The Mexico talks are governed by a memorandum of understanding committing the parties to seek agreements on issues such as political rights and electoral reform. A deal between government and opposition to discuss the use of Venezuelan funds frozen by the U.S. to address the country’s humanitarian emergency seemed to mark an early breakthrough, although it has yielded no tangible results to date. These talks were also suspended, however, when the Venezuelan government withdrew once more, angered by the October extradition from Cape Verde to the U.S. of a close Maduro ally, the Colombian businessman Alex Saab, whom the U.S. has charged with money laundering.

Following talks with the U.S. delegation to Caracas, Maduro publicly declared that he was willing to have his representatives resume negotiations, although it remains unclear whether, and if so when, they might go back to Mexico. Maduro also made no mention of Saab when he expressed his willingness to return, although he has probably not dropped the demand for concessions in that regard. The opposition has also reiterated its wish to start talks again, and Washington has insisted on the need for a comprehensive agreement ending in fair polls.

Discussions are under way to work out the details. An issue that will have to be resolved is the involvement of Russia, which was designated at the outset, along with the Netherlands, as an “accompanying country”. In present circumstances, the Russian government is hardly suited to play this role, so a substitute agreeable to both sides would likely have to be found. An even trickier question is the composition of the opposition delegation, which the government would like to see broadened to include parties from outside the Unitary Platform under Guaidó, including those that took part in the 2020 legislative elections boycotted by the mainstream opposition. As it is, the Platform is anything but united, and insiders have even warned of a possible split between Guaidó’s party, Voluntad Popular, and the other three main coalition members. Meanwhile, relations between the Platform and other opposition parties are marked at best by mutual suspicion and in many cases by overt hostility. In several cases, the government has used its control of the Supreme Court to divide opposition parties, handing their symbols and assets to a faction antagonistic to the current opposition leadership.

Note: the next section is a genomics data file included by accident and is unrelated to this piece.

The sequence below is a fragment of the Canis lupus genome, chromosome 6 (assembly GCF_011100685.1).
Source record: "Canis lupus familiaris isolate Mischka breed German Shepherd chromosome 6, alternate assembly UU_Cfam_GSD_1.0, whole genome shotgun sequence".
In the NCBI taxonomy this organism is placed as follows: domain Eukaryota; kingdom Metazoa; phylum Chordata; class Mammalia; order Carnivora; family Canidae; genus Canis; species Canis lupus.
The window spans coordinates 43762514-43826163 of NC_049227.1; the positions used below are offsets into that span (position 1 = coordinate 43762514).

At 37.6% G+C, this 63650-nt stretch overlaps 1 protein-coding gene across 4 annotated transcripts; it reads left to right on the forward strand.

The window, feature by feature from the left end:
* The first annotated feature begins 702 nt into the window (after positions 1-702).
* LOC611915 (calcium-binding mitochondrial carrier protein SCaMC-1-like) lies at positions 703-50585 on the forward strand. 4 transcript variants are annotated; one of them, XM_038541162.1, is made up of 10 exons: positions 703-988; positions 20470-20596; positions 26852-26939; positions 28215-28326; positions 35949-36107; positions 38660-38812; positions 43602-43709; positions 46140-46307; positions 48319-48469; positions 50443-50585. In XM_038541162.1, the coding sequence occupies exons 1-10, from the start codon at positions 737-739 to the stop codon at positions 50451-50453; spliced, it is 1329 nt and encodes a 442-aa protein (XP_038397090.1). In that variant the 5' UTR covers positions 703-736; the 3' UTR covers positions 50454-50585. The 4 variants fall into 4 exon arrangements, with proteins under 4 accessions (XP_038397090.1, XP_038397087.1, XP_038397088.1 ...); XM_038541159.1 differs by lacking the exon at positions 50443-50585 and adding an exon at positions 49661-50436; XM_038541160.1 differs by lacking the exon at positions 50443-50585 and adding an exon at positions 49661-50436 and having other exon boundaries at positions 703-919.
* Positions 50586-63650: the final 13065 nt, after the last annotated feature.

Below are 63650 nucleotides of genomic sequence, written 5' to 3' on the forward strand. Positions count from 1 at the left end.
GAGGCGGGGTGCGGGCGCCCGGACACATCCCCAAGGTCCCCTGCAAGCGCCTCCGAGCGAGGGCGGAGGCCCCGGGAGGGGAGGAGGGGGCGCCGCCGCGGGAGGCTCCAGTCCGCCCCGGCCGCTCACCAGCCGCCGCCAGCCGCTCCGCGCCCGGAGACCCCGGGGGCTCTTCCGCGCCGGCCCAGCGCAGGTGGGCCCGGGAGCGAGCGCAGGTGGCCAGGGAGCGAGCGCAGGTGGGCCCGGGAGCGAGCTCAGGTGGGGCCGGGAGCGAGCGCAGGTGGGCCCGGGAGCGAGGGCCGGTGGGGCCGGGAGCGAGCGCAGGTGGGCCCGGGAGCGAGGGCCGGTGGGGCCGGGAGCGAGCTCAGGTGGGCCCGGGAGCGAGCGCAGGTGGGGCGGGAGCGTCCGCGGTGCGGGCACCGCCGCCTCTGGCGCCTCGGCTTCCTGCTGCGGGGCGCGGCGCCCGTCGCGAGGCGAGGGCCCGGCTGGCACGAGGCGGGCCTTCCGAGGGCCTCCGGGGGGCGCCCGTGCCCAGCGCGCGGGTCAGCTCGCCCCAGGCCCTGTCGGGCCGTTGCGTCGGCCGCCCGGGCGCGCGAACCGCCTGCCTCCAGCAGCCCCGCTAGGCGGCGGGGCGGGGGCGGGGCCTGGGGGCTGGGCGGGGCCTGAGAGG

Room for Progress

Even if these issues can be resolved, there is clearly a risk that, once again, the two sides will embark on negotiations in which one or both are reluctant to make the necessary concessions. The government has frequently given the impression that it uses talks primarily to gain time, as well as to sow discord in opposition ranks, while having no intention of entertaining any risk that it will lose power. The opposition appears eager to negotiate but remains divided over how far it should go in offering concessions to what many of its leaders see as a dictatorial regime. The opposition’s main foreign backer, the U.S., has not formally changed its position on sanctions relief. In February, the U.S. issued a joint statement with nineteen other countries and the European Union saying, among other things, any lifting of sanctions would require “meaningful progress” toward free and fair elections within the framework of the Mexico City talks.